Posts Tagged ‘Macy’s’

We have given considerable coverage to the attempts made by Macy’s and Nordstrom to virtually pool their inventory.  The idea is that while these firms need to carry inventory in a decentralized manner, in their brick and mortar stores as well as their main warehouses, they can still manage the inventory in a centralized manner. So, if an order is made online and the item is stocked out at the main warehouse, it can be sent to the customer from the nearby stores. The same idea applies when a customer places an order at a brick and mortar store that does not have a sufficient quantity.

During our penultimate class in the operations management course, I was discussing the benefits of such inventory pooling, and illustrating them using our recent posts. One of the students, Ryan Orr (h/t) mentioned that he recently placed an order at the Macy’s stores in Oakbrook for 10 identical ties for an important event. The store had only a limited number of ties, and agreed to order the rest of the quantity from nearby stores, and ship them directly to Ryan. As you see in the photo, Ryan got 10 ties, with 4 different patterns from 6 different stores (all in the Midwest). We blurred the receipt’s, but confirmed that all ties had the same UPC code, which means that this was not a mistake of the store in Oakbrook, the employee or the stores that the delivered the product. They all thought that they deliver the product that Ryan wanted.


Several explanations are possible:

(1) This is not a fast selling item (sorry Ryan), so over time the UPC number has transitioned from one pattern to another. Some stores carried the newer item, while other still carried the older one.

(2) It is possible that some of these stores were not originally Macy’s stores. It is possible that some of these were Marshal Field’s stores, for example, and still carried UPCs that were based on their legacy systems. We could not confirm this explanation.

(3) Loose quality control on Macy’s side. It is possible that someone accepted a shipment from a supplier to Macy’s without confirming that the shipment indeed included the right pattern.  All of these are green ties, but is it possible that someone did not notice the difference in patterns. Unlikely (?)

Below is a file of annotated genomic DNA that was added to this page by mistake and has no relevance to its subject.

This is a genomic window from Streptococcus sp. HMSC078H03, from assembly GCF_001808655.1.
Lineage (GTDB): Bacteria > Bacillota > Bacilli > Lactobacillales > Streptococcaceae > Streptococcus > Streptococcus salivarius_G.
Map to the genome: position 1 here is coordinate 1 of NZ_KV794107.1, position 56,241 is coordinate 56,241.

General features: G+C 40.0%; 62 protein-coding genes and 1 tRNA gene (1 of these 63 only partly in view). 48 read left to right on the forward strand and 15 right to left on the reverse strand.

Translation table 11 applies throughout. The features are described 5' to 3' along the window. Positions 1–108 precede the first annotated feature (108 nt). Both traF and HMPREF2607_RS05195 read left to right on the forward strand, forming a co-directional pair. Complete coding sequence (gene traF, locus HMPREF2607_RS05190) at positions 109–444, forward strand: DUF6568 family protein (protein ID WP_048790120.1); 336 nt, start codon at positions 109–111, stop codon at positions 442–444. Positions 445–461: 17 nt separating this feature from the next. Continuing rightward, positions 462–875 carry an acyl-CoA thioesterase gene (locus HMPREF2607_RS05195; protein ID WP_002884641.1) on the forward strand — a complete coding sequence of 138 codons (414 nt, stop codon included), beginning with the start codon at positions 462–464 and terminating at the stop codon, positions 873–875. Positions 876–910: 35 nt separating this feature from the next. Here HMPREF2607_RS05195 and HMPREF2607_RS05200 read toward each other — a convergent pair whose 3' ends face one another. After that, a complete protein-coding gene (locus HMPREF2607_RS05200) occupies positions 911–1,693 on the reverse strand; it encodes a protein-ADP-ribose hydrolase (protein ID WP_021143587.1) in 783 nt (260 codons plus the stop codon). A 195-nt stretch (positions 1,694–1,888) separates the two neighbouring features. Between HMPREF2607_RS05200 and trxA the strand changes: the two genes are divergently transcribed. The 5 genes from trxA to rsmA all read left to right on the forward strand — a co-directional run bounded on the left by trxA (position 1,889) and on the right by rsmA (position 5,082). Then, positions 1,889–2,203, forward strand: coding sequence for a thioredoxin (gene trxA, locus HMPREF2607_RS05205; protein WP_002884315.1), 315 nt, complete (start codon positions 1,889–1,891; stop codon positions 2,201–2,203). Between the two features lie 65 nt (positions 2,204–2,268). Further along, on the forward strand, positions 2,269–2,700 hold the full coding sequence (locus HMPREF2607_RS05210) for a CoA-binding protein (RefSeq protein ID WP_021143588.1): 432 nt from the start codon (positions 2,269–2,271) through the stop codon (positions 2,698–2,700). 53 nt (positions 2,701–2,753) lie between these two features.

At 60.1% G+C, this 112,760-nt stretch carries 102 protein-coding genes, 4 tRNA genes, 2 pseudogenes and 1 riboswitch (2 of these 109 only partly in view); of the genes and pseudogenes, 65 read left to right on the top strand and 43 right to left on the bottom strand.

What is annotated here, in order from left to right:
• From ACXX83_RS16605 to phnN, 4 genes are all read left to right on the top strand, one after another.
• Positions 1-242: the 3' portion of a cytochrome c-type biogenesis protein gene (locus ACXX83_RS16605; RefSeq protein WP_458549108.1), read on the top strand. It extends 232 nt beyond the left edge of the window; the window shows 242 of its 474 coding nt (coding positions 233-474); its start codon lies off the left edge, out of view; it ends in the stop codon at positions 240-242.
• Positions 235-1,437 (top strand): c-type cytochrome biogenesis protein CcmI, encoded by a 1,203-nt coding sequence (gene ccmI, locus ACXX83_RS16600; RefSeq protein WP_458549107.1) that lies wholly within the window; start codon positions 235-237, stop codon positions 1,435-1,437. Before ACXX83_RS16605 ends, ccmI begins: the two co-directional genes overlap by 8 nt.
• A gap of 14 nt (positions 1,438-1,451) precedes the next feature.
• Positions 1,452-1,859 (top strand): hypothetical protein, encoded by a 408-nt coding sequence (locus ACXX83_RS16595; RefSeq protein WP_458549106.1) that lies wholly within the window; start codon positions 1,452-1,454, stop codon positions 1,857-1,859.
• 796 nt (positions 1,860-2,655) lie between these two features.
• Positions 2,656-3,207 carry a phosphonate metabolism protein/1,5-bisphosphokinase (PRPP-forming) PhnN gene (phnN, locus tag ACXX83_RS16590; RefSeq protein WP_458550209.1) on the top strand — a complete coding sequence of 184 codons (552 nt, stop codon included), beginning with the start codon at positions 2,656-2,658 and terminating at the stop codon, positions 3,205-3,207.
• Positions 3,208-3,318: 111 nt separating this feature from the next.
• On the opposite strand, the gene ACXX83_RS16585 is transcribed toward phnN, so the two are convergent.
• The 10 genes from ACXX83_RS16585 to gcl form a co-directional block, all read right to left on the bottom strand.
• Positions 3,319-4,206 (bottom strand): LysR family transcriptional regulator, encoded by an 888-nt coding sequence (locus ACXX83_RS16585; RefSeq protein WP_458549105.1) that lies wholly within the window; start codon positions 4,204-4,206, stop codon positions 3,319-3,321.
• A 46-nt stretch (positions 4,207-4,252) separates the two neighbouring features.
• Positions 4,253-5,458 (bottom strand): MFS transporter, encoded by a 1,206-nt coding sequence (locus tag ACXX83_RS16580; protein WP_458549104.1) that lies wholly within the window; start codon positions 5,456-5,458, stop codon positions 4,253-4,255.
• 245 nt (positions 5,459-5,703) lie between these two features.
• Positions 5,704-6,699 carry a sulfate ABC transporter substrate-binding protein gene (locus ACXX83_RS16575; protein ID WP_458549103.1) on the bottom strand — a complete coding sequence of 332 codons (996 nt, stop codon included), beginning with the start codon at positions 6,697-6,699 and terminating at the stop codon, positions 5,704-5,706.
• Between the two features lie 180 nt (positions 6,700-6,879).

If anyone at Macy’s is reading and has a better (and maybe the right) explanation, we will be happy to post it.

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If you order something on-line, where do you think it ships from? If you’re ordering from Macy’s, the answer may be the local mall. The Wall Street Journal reports that Macy’s is planning to dedicate space in over 200 stores to picking and packing orders to ship to customers’ homes (Macy’s Regroups in Warehouse Wars, May 14).

The retailer plans to convert 292 of its 800-plus stores for the task, with expanded storerooms and new technology that dynamically updates the status of every item in every store. The goal is to better manage inventory.

For instance, if stores have too much of an item, the excess can be shifted to the website, where it might be selling better and at full price. Likewise, out-of-stock items won’t disappear from Macy’s website if they can be found in a physical store. Online orders will be filled by stores closest to consumers, saving time and money on shipping.

Before it started shipping from stores, Macys.com removed thousands of sold-out items from its website each week, Mr. Sachse said. When the chain carried a limited-time line from Chanel creative director Karl Lagerfeld last year, half the online inventory sold out in the first day, yet Macy’s stores had to discount the collection to get it sold, he said. If Macy’s had been able at the time to meet online demand with Lagerfeld items shipped from its stores, he said, sales would have been much better.

In the video below, the reporter gives more details.

Vodpod videos no longer available.


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